ENGINEER'S ANNUAL REPORT FOR THE YEAR ENDED 31st DECEMBER, 1918.
February 15th, 1919.
E. G. Banks, esq.,
I beg to report on the work carried out in the following departments during the year ended 31st December, 1918.
MINE ENGINEERING DEPARTMENT.
Pumping .--The water pumped to the surface during the year was 413,492,100 gallons.
The whole of the water raised to the surface has been pumped by means of our electrically driven pumps.
The Steam Pumping Engines have been given short runs occasionally solely for the purpose of keeping the machinery in good order.
Owing to the fact that no development work has been carried out below the No. 11 Level, the amount of water pumped is less than usual, and represents the normal flow; no storage water has been pumped during the year.
A fair amount of repair work has been necessary on the D.C. Motors driving the three-throw pumps, due to the vibration from the gearing affecting the motors.
The Turbine Pumps have proved satisfactory, and very little in the way of repairs has been necessary.
A start has been made excavating the chamber for the new Turbine Pumps which have been on order for some time. The progress is, however, slow, due to the shortage of labour.
Owing to the great scarcity of coal in the country it is not possible, at present, to contemplate development below the No. ll Level.
In order to carry out the programme it would be necessary to run the " C " Pumping Engine in conjunction with the Electric Pumps, as the storage water to be handled is large, and more than could be dealt with by the Electric Pumps alone.
Air Compressing.—This plant has been used for supplying air for the rock drills, which number about eighty-five, for air jets for induced ventilation underground, and for sundry winches.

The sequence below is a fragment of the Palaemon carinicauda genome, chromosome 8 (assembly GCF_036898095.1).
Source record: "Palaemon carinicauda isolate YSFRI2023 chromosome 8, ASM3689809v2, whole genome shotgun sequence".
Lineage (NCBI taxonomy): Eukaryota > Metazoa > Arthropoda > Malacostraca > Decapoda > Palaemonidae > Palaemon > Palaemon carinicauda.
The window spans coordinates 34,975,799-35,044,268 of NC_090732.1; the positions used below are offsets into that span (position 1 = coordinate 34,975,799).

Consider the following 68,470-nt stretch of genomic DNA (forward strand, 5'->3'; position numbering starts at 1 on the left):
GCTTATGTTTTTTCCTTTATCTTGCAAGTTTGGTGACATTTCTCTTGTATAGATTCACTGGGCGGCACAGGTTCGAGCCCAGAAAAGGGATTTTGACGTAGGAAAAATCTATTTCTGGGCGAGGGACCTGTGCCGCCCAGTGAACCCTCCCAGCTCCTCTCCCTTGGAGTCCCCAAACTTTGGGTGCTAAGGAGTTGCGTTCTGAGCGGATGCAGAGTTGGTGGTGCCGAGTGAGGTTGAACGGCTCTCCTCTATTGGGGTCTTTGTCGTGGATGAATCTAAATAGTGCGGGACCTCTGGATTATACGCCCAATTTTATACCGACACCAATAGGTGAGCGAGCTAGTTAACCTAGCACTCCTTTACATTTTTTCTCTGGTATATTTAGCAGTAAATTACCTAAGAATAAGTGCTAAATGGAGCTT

In addition, it has supplied air for driving No. 2 and No. 5 Shaft winding Engines. These Engines were formerly driven by steam, and a big saving in coal has been effected by using air generated by Electric Power supplied from Hora Hora.
Ventilation.—The Sirocco Fan at No. 5 Shaft has worked continuously throughout the year, and in addition a number of air jets for induced ventilation have been installed in various parts of the Mine.
Power Plant.—The only steam used has been for operating the No. 6 Winding Engine, and heating the Change Houses.
In order to reduce the consumption of coal to a minimum, Electric Heaters have been installed in the Change Houses used by the Staff, and at No. 2 Shaft. These heaters were designed and made at the Mine, have proved successful in operation, and have resulted in the saving of a good deal of coal.
The whole of the Electrical Plant has been very satisfactory, and any necessary repairs have been successfully carried out by the Staff.
Power Plant.—The whole of the Power for operating the Mill has been obtained from Hora Hora, with the addition of a small percentage of local Water Power.
Very little trouble has been experienced with the Electrical Gear, which continues to operate in a very satisfactory manner.
INSPECTION OF MACHINERY.
The Machinery, both at the Mine and at the Victoria Mill, has been inspected and approved by the Government Inspectors.